Indira Bhawan renaming: Another Trinamool-Congress tussle looms (West Bengal Newsletter)

January 1st, 2012 - 2:42 pm ICT by IANS  

Manmohan Singh Kolkata, Jan 1 (IANS) After Prime Minister Manmohan Singh conceeded that there are “differences” with alliance partner Trinamool Congress at the centre on certain issues, another tussle between the two parties is imminent with the Mamata Banerjee-led West Bengal government deciding to rename Indira Bhawan, which briefly served as the residence of late prime minister Indira Gandhi.

Banerjee, the Trinamool supremo, had earlier announced that Indira Bhavan in Kolkata’s satellite town Salt Lake would be named Nazrul Bhavan in the honour of the Bengali revolutionary poet. The building will house a museum on the poet, on whom research work would also be conducted.

Although the Congress, a constituent of Bengal’s new alliance government formed just six months ago, has been heavily dependent on the Trinamool to run the government at the Centre, party cadres in the state are protesting the name change.

While Congress leaders have described the decision on renaming the sprawling bungalow, built in 1972 primarily to serve as a guest house for Gandhi for her visits to Kolkata, as Banerjee’s “calculated move” to erase the memories of the late prime minister, the Trinamool Congress has accused the Congress of creating a “needless issue”.

Political observers, however, feel that Banerjee’s decision is a ploy to gain more bargaining power at the centre, showing that her party is no pushover, ahead of the crucial assembly polls in Uttar Pradesh which would be, according to them, very important and a possible game changer.

With the gap between two parties widening on various issues ranging from Teesta water sharing dispute, FDI in retail and now Lokayuktas, Manmohan Singh confirmed the differences Friday, one day after Lokpal Bill fiasco in the Rajya Sabha where Banerjee’s party made a dramatic volte-face after supporting the passage of the bill in the lower house of parliament.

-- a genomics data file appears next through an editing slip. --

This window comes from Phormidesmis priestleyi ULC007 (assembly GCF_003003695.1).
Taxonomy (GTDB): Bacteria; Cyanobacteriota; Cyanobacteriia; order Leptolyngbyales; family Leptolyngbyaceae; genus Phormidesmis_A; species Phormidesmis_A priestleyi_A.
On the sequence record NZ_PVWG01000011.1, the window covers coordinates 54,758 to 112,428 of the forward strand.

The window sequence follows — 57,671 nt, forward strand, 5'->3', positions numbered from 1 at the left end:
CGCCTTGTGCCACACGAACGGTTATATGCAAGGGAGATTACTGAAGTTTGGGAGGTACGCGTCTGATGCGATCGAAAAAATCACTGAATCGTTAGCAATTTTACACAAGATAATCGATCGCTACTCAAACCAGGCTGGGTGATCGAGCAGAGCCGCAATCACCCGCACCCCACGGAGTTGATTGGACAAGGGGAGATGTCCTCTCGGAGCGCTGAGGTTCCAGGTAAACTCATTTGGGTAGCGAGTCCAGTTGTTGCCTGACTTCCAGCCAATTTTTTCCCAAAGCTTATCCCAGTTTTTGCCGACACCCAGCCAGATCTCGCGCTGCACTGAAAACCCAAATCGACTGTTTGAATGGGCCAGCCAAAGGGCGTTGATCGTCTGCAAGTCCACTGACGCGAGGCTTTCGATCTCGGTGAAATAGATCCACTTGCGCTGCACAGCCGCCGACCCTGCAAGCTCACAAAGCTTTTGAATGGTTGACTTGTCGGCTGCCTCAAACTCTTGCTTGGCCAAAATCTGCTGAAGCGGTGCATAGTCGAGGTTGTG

Though the prime minister emphasised on repairing the relationship with the Trinamool, which has 20 members in the Lok Sabha and six in the Rajya Sabha, state Congress leaders indicated that tension between the two parties would intensify if the chief minister does not reconsider her decision of changing the name of Indira Bhawan.

State Congress chief Pradip Bhattacharya, who wrote a letter to Banerjee to reconsider her decision, said: “Indira Bhawan is closely associated with the memory of our beloved leader and prime minister Indira Gandhi and sentiments of millions of people are involved with the name and memory of Indiraji.”

“The name of the building should be retained as Indira Bhawan. We cannot stop our activists who hit the streets to protest against the decision,” Bhattacharya said.

The West Bengal Congress has organised a two-day protest across the state. Adhir Chowdhury, a Congress leader from Murshidabad district, hit out at the Trinamool, saying: “The Congress should pull out of the government in Bengal due to the Trinamool’s efforts to push it aside.”

Taking a dig at the Congress following Chowdhury’s outburst, Trinamool Congress leader Firhad Hakim, known to be close to Banerjee, said: “Trinamool will not lose if the Congress pulled out of the government, but if the Trinamool pulled out of the government at the Centre, the Congress would be in trouble.”

“Mamata Banerjee is playing her cards to put more pressures on the Congress to gain more bargaining power at the Centre ahead of the UP poll. There is a possibility of Samajwadi Party (SP) forming the government there with the support of the Congress. Then if, in turn, the SP, which has more MPs than the Trinamool, supports the Congress at the Centre, Banerjee’s power would be reduced,” Sabyasachi Basu Ray Chaudhury, a political analyst, told IANS.

“So Banerjee is intensifying pressure on the Congress to show that her party is no pushover,” he added.

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